Mr. "World is Flat" is late to the party again, discovering that the best new source of energy is efficiency. He quotes Jim Rogers of Duke Energy (the third largest emitter of CO2 in the country) saying ""The most environmentally sound, inexpensive and reliable power plant is the one we don't have to build because we've helped our customers save energy." Duke is proposing a "save-a-watt" system which rewards utilities for helping their customers conserve and increase energy efficiency."Energy efficiency is the 'fifth fuel' — after coal, gas, renewables and nuclear," said Mr. Rogers. "Today, it is the lowest-cost alternative and is emissions-free. It should be our first choice in meeting our growing demand for electricity, as well as in solving the climate challenge."
Nice thought but perhaps he has the order wrong.The Duke Proposal is interesting:
Because energy efficiency is, in effect, a resource, in order for utilities to use more of it, "efficiency should be treated as a production cost in the regulatory arena." The utility would earn its money on the basis of the actual watts it saves through efficiency innovations. (California's "decoupling" systems goes partly in this direction.)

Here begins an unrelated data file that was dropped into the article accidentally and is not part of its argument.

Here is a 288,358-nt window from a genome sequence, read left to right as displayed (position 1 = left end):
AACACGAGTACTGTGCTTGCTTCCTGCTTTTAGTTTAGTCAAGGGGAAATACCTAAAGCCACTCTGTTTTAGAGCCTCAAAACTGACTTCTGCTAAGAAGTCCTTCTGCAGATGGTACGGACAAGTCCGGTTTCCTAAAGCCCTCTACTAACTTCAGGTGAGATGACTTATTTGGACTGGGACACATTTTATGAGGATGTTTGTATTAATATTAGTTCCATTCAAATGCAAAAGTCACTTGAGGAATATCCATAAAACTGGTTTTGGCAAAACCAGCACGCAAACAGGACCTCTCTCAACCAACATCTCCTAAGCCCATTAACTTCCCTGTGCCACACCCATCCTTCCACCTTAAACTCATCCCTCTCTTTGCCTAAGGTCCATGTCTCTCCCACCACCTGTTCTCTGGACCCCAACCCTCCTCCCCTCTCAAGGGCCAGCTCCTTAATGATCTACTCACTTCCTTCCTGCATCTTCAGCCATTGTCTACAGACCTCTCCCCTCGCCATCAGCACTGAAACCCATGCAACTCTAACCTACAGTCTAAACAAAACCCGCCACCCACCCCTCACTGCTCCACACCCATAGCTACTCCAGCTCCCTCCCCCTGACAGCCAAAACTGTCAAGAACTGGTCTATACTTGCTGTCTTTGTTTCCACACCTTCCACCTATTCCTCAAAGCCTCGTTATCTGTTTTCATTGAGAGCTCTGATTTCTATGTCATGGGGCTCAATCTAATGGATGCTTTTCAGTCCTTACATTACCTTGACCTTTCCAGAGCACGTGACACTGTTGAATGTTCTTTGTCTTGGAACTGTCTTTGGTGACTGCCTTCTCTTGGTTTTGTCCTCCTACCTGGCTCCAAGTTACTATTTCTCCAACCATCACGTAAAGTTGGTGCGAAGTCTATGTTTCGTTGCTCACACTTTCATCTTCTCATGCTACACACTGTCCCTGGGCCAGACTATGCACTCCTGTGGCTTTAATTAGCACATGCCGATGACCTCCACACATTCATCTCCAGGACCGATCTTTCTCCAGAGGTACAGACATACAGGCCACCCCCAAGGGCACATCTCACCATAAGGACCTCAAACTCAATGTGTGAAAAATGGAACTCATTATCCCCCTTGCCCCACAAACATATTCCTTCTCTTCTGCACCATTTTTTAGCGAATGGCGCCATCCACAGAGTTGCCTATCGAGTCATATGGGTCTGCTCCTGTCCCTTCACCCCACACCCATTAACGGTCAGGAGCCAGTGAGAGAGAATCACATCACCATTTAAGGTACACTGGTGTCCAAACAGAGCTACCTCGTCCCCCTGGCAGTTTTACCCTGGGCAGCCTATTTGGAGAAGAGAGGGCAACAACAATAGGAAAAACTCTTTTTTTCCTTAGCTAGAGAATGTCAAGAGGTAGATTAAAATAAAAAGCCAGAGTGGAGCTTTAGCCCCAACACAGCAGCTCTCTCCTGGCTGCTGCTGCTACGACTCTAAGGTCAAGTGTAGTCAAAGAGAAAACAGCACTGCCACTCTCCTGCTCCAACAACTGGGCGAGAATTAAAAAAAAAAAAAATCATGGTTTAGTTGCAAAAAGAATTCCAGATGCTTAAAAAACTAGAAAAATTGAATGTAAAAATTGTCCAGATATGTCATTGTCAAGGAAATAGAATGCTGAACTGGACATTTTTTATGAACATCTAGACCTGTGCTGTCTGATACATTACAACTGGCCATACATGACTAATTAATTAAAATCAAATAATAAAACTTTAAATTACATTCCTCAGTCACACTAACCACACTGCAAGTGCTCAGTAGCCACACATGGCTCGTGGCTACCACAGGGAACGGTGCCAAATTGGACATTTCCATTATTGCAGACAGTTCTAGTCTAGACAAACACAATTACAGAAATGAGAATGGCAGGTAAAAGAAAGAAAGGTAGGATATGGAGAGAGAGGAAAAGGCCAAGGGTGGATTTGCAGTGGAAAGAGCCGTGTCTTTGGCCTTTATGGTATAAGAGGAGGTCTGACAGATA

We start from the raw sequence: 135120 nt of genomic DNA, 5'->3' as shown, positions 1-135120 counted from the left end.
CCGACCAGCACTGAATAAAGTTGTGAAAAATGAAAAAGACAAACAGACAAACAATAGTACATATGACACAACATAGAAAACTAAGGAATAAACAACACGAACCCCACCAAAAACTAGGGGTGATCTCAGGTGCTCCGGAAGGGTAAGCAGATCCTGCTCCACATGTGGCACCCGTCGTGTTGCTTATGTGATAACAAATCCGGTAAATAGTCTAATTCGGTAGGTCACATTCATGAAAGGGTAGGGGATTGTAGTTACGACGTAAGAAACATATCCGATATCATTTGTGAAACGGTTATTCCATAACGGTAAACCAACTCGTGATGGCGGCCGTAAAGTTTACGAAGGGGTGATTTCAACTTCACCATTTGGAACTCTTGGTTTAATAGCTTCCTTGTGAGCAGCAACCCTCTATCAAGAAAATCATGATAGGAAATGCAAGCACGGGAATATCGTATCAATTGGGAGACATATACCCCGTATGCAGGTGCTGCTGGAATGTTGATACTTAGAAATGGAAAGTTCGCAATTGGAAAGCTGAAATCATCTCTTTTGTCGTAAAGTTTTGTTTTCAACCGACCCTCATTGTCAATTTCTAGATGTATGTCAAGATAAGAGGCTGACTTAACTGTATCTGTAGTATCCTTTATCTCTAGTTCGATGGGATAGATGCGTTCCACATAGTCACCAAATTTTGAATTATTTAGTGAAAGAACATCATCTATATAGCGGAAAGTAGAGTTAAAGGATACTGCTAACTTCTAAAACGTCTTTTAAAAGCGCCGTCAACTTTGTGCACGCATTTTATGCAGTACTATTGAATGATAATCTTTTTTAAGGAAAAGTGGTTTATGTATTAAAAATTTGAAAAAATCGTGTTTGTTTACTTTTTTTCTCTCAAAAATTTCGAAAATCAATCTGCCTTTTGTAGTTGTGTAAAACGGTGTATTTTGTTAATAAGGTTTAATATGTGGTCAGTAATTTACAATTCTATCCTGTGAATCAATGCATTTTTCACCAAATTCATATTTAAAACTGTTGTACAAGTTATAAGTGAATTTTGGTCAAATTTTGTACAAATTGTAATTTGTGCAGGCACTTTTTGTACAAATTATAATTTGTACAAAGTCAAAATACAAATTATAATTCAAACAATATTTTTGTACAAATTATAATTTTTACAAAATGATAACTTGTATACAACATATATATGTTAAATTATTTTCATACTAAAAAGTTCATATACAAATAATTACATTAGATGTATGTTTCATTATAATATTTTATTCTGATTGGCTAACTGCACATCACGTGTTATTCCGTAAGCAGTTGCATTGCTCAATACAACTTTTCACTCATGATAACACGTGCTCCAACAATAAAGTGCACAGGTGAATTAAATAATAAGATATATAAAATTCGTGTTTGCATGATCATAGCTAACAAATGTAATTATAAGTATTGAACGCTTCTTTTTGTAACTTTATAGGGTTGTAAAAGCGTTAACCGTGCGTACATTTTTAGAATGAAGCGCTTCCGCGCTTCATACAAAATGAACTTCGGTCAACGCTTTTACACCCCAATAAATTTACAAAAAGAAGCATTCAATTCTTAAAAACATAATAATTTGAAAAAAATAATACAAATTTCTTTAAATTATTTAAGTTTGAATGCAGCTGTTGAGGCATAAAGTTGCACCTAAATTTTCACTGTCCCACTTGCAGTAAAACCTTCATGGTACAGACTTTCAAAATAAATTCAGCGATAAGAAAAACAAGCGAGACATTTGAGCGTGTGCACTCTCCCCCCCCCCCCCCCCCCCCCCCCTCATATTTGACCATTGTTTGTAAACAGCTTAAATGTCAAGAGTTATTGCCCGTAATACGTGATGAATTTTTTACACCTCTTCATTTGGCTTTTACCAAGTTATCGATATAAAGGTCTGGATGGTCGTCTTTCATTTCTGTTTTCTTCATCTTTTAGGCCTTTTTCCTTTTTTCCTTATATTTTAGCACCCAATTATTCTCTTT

At the end of the year, an independent body would determine how many watts of energy the utility has saved over a predetermined baseline and the utility would then be compensated by its customers accordingly.
"Over time," said Mr. Rogers, "the price of electricity per unit will go up, because there would be an incremental cost in adding efficiency equipment — although that cost would be less than the incremental cost of adding a new power plant. But your overall bills should go down, because your home will be more efficient and you will use less electricity."
So customers let Duke spend money on increasing their efficiency, and charge it back through higher rates. Where they previously were in the business of selling electricity, they now sell hardware and caulking. It all seems somehow unAmerican: a corporation selling less of its product, or a customer taking all of the inconvenience of his air conditioner being controlled by the utility while paying more for the privilege. What is the incentive?
Behind the subscription fence at ::New York Times